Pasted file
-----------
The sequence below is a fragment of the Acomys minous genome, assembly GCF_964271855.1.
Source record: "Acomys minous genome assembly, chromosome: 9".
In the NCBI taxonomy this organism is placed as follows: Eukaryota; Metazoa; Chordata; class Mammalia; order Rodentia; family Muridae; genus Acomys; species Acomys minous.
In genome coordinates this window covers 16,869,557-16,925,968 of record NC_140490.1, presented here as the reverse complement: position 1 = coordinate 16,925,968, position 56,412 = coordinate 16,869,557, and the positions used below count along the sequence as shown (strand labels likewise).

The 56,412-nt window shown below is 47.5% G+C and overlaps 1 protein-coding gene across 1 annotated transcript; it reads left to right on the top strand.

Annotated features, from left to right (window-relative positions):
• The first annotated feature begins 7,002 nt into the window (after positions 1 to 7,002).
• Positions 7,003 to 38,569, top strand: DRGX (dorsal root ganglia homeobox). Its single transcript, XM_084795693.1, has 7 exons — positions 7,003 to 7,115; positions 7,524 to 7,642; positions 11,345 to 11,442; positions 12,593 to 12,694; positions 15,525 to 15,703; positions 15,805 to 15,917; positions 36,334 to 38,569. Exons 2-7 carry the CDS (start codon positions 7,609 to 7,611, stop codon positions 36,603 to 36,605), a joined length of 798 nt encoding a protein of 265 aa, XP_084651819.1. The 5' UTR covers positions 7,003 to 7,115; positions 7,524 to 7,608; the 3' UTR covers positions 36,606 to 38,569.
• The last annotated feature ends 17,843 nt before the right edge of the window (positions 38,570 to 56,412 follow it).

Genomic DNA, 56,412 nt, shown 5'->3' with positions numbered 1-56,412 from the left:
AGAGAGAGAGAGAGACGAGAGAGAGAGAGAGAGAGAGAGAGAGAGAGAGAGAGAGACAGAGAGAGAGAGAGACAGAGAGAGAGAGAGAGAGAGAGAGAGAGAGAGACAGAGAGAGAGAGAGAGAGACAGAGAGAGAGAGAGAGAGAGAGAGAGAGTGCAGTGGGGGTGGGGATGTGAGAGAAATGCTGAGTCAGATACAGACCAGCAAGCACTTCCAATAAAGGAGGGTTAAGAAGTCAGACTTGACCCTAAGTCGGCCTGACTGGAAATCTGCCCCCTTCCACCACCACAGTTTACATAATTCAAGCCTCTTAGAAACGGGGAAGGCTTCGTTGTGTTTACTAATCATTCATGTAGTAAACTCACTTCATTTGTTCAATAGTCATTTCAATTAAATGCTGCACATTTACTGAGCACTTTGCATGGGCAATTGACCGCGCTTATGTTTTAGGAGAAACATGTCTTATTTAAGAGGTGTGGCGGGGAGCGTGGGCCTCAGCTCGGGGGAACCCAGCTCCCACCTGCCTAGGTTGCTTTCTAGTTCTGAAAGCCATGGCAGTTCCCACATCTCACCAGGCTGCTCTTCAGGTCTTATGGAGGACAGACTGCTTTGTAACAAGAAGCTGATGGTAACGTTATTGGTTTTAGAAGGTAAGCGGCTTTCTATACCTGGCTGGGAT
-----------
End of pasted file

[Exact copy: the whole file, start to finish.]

The sequence below is a fragment of the Acomys minous genome, assembly GCF_964271855.1.
Source record: "Acomys minous genome assembly, chromosome: 9".
In the NCBI taxonomy this organism is placed as follows: Eukaryota; Metazoa; Chordata; class Mammalia; order Rodentia; family Muridae; genus Acomys; species Acomys minous.
In genome coordinates this window covers 16,869,557-16,925,968 of record NC_140490.1, presented here as the reverse complement: position 1 = coordinate 16,925,968, position 56,412 = coordinate 16,869,557, and the positions used below count along the sequence as shown (strand labels likewise).

The 56,412-nt window shown below is 47.5% G+C and overlaps 1 protein-coding gene across 1 annotated transcript; it reads left to right on the top strand.

Annotated features, from left to right (window-relative positions):
• The first annotated feature begins 7,002 nt into the window (after positions 1 to 7,002).
• Positions 7,003 to 38,569, top strand: DRGX (dorsal root ganglia homeobox). Its single transcript, XM_084795693.1, has 7 exons — positions 7,003 to 7,115; positions 7,524 to 7,642; positions 11,345 to 11,442; positions 12,593 to 12,694; positions 15,525 to 15,703; positions 15,805 to 15,917; positions 36,334 to 38,569. Exons 2-7 carry the CDS (start codon positions 7,609 to 7,611, stop codon positions 36,603 to 36,605), a joined length of 798 nt encoding a protein of 265 aa, XP_084651819.1. The 5' UTR covers positions 7,003 to 7,115; positions 7,524 to 7,608; the 3' UTR covers positions 36,606 to 38,569.
• The last annotated feature ends 17,843 nt before the right edge of the window (positions 38,570 to 56,412 follow it).

Genomic DNA, 56,412 nt, shown 5'->3' with positions numbered 1-56,412 from the left:
AGAGAGAGAGAGAGACGAGAGAGAGAGAGAGAGAGAGAGAGAGAGAGAGAGAGAGACAGAGAGAGAGAGAGACAGAGAGAGAGAGAGAGAGAGAGAGAGAGAGAGACAGAGAGAGAGAGAGAGAGACAGAGAGAGAGAGAGAGAGAGAGAGAGAGTGCAGTGGGGGTGGGGATGTGAGAGAAATGCTGAGTCAGATACAGACCAGCAAGCACTTCCAATAAAGGAGGGTTAAGAAGTCAGACTTGACCCTAAGTCGGCCTGACTGGAAATCTGCCCCCTTCCACCACCACAGTTTACATAATTCAAGCCTCTTAGAAACGGGGAAGGCTTCGTTGTGTTTACTAATCATTCATGTAGTAAACTCACTTCATTTGTTCAATAGTCATTTCAATTAAATGCTGCACATTTACTGAGCACTTTGCATGGGCAATTGACCGCGCTTATGTTTTAGGAGAAACATGTCTTATTTAAGAGGTGTGGCGGGGAGCGTGGGCCTCAGCTCGGGGGAACCCAGCTCCCACCTGCCTAGGTTGCTTTCTAGTTCTGAAAGCCATGGCAGTTCCCACATCTCACCAGGCTGCTCTTCAGGTCTTATGGAGGACAGACTGCTTTGTAACAAGAAGCTGATGGTAACGTTATTGGTTTTAGAAGGTAAGCGGCTTTCTATACCTGGCTGGGAT